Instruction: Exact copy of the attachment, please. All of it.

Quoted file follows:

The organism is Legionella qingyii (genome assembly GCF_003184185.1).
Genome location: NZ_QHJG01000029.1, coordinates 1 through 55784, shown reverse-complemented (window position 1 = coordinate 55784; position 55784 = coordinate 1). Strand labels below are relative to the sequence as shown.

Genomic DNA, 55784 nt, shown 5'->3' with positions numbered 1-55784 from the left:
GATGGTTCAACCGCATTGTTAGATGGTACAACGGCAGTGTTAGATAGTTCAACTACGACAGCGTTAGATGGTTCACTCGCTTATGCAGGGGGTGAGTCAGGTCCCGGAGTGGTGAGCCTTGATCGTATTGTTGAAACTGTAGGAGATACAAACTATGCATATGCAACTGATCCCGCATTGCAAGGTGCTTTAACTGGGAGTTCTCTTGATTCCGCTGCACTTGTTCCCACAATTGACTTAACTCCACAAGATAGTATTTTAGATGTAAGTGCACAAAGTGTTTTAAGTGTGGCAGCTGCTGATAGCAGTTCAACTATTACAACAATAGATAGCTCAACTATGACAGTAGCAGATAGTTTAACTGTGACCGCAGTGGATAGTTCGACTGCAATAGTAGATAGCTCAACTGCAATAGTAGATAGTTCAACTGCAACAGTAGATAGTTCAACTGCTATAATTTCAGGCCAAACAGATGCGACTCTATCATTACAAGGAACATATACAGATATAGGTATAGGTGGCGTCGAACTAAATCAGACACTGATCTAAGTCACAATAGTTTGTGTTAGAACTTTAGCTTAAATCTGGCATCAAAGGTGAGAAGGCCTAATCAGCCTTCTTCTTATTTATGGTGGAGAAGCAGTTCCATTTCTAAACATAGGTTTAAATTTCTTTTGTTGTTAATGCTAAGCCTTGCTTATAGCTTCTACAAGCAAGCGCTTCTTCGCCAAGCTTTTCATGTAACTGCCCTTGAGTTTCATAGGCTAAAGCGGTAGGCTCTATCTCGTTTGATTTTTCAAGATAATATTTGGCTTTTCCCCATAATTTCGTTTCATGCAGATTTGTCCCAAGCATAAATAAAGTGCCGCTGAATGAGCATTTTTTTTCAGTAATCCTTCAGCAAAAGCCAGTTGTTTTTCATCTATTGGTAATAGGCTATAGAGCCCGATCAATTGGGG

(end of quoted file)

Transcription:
The organism is Legionella qingyii (genome assembly GCF_003184185.1).
Genome location: NZ_QHJG01000029.1, coordinates 1 through 55784, shown reverse-complemented (window position 1 = coordinate 55784; position 55784 = coordinate 1). Strand labels below are relative to the sequence as shown.

Genomic DNA, 55784 nt, shown 5'->3' with positions numbered 1-55784 from the left:
GATGGTTCAACCGCATTGTTAGATGGTACAACGGCAGTGTTAGATAGTTCAACTACGACAGCGTTAGATGGTTCACTCGCTTATGCAGGGGGTGAGTCAGGTCCCGGAGTGGTGAGCCTTGATCGTATTGTTGAAACTGTAGGAGATACAAACTATGCATATGCAACTGATCCCGCATTGCAAGGTGCTTTAACTGGGAGTTCTCTTGATTCCGCTGCACTTGTTCCCACAATTGACTTAACTCCACAAGATAGTATTTTAGATGTAAGTGCACAAAGTGTTTTAAGTGTGGCAGCTGCTGATAGCAGTTCAACTATTACAACAATAGATAGCTCAACTATGACAGTAGCAGATAGTTTAACTGTGACCGCAGTGGATAGTTCGACTGCAATAGTAGATAGCTCAACTGCAATAGTAGATAGTTCAACTGCAACAGTAGATAGTTCAACTGCTATAATTTCAGGCCAAACAGATGCGACTCTATCATTACAAGGAACATATACAGATATAGGTATAGGTGGCGTCGAACTAAATCAGACACTGATCTAAGTCACAATAGTTTGTGTTAGAACTTTAGCTTAAATCTGGCATCAAAGGTGAGAAGGCCTAATCAGCCTTCTTCTTATTTATGGTGGAGAAGCAGTTCCATTTCTAAACATAGGTTTAAATTTCTTTTGTTGTTAATGCTAAGCCTTGCTTATAGCTTCTACAAGCAAGCGCTTCTTCGCCAAGCTTTTCATGTAACTGCCCTTGAGTTTCATAGGCTAAAGCGGTAGGCTCTATCTCGTTTGATTTTTCAAGATAATATTTGGCTTTTCCCCATAATTTCGTTTCATGCAGATTTGTCCCAAGCATAAATAAAGTGCCGCTGAATGAGCATTTTTTTTCAGTAATCCTTCAGCAAAAGCCAGTTGTTTTTCATCTATTGGTAATAGGCTATAGAGCCCGATCAATTGGGG